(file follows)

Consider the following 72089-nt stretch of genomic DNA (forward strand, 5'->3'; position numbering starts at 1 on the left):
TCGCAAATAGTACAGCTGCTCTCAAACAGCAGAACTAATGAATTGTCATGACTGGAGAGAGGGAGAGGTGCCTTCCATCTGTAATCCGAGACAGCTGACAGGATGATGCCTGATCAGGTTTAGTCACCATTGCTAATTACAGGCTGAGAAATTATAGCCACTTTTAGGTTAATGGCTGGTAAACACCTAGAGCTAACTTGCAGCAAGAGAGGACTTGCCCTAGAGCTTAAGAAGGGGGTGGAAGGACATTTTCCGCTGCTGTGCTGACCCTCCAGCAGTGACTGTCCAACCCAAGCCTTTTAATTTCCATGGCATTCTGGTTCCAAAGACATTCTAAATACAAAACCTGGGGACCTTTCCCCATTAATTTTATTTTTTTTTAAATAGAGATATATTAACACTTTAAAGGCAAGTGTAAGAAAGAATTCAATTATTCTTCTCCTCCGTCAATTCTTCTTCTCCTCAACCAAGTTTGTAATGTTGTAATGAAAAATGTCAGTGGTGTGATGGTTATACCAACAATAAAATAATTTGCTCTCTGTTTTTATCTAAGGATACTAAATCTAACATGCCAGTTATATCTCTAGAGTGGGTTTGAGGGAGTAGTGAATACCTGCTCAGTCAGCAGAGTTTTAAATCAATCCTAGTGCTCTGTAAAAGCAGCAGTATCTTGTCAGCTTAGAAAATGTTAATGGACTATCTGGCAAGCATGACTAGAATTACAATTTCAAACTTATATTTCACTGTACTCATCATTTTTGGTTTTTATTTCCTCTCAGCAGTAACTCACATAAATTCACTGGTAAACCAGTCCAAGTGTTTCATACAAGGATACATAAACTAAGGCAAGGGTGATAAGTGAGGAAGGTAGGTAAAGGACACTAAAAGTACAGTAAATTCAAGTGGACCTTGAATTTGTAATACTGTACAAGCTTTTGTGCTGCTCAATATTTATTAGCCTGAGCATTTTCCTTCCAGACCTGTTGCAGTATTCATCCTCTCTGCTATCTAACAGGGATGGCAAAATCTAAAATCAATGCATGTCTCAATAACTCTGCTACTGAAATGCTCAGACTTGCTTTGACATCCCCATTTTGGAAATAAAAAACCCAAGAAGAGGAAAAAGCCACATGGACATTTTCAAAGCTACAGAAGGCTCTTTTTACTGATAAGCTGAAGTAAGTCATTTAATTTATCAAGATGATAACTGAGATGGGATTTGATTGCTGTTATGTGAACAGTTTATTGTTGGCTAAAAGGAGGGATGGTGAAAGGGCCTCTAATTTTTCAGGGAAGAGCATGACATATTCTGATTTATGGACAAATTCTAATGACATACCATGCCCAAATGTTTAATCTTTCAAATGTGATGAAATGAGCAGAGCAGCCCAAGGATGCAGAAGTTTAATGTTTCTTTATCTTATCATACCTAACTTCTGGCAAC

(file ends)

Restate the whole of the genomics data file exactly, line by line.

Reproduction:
Consider the following 72089-nt stretch of genomic DNA (forward strand, 5'->3'; position numbering starts at 1 on the left):
TCGCAAATAGTACAGCTGCTCTCAAACAGCAGAACTAATGAATTGTCATGACTGGAGAGAGGGAGAGGTGCCTTCCATCTGTAATCCGAGACAGCTGACAGGATGATGCCTGATCAGGTTTAGTCACCATTGCTAATTACAGGCTGAGAAATTATAGCCACTTTTAGGTTAATGGCTGGTAAACACCTAGAGCTAACTTGCAGCAAGAGAGGACTTGCCCTAGAGCTTAAGAAGGGGGTGGAAGGACATTTTCCGCTGCTGTGCTGACCCTCCAGCAGTGACTGTCCAACCCAAGCCTTTTAATTTCCATGGCATTCTGGTTCCAAAGACATTCTAAATACAAAACCTGGGGACCTTTCCCCATTAATTTTATTTTTTTTTAAATAGAGATATATTAACACTTTAAAGGCAAGTGTAAGAAAGAATTCAATTATTCTTCTCCTCCGTCAATTCTTCTTCTCCTCAACCAAGTTTGTAATGTTGTAATGAAAAATGTCAGTGGTGTGATGGTTATACCAACAATAAAATAATTTGCTCTCTGTTTTTATCTAAGGATACTAAATCTAACATGCCAGTTATATCTCTAGAGTGGGTTTGAGGGAGTAGTGAATACCTGCTCAGTCAGCAGAGTTTTAAATCAATCCTAGTGCTCTGTAAAAGCAGCAGTATCTTGTCAGCTTAGAAAATGTTAATGGACTATCTGGCAAGCATGACTAGAATTACAATTTCAAACTTATATTTCACTGTACTCATCATTTTTGGTTTTTATTTCCTCTCAGCAGTAACTCACATAAATTCACTGGTAAACCAGTCCAAGTGTTTCATACAAGGATACATAAACTAAGGCAAGGGTGATAAGTGAGGAAGGTAGGTAAAGGACACTAAAAGTACAGTAAATTCAAGTGGACCTTGAATTTGTAATACTGTACAAGCTTTTGTGCTGCTCAATATTTATTAGCCTGAGCATTTTCCTTCCAGACCTGTTGCAGTATTCATCCTCTCTGCTATCTAACAGGGATGGCAAAATCTAAAATCAATGCATGTCTCAATAACTCTGCTACTGAAATGCTCAGACTTGCTTTGACATCCCCATTTTGGAAATAAAAAACCCAAGAAGAGGAAAAAGCCACATGGACATTTTCAAAGCTACAGAAGGCTCTTTTTACTGATAAGCTGAAGTAAGTCATTTAATTTATCAAGATGATAACTGAGATGGGATTTGATTGCTGTTATGTGAACAGTTTATTGTTGGCTAAAAGGAGGGATGGTGAAAGGGCCTCTAATTTTTCAGGGAAGAGCATGACATATTCTGATTTATGGACAAATTCTAATGACATACCATGCCCAAATGTTTAATCTTTCAAATGTGATGAAATGAGCAGAGCAGCCCAAGGATGCAGAAGTTTAATGTTTCTTTATCTTATCATACCTAACTTCTGGCAAC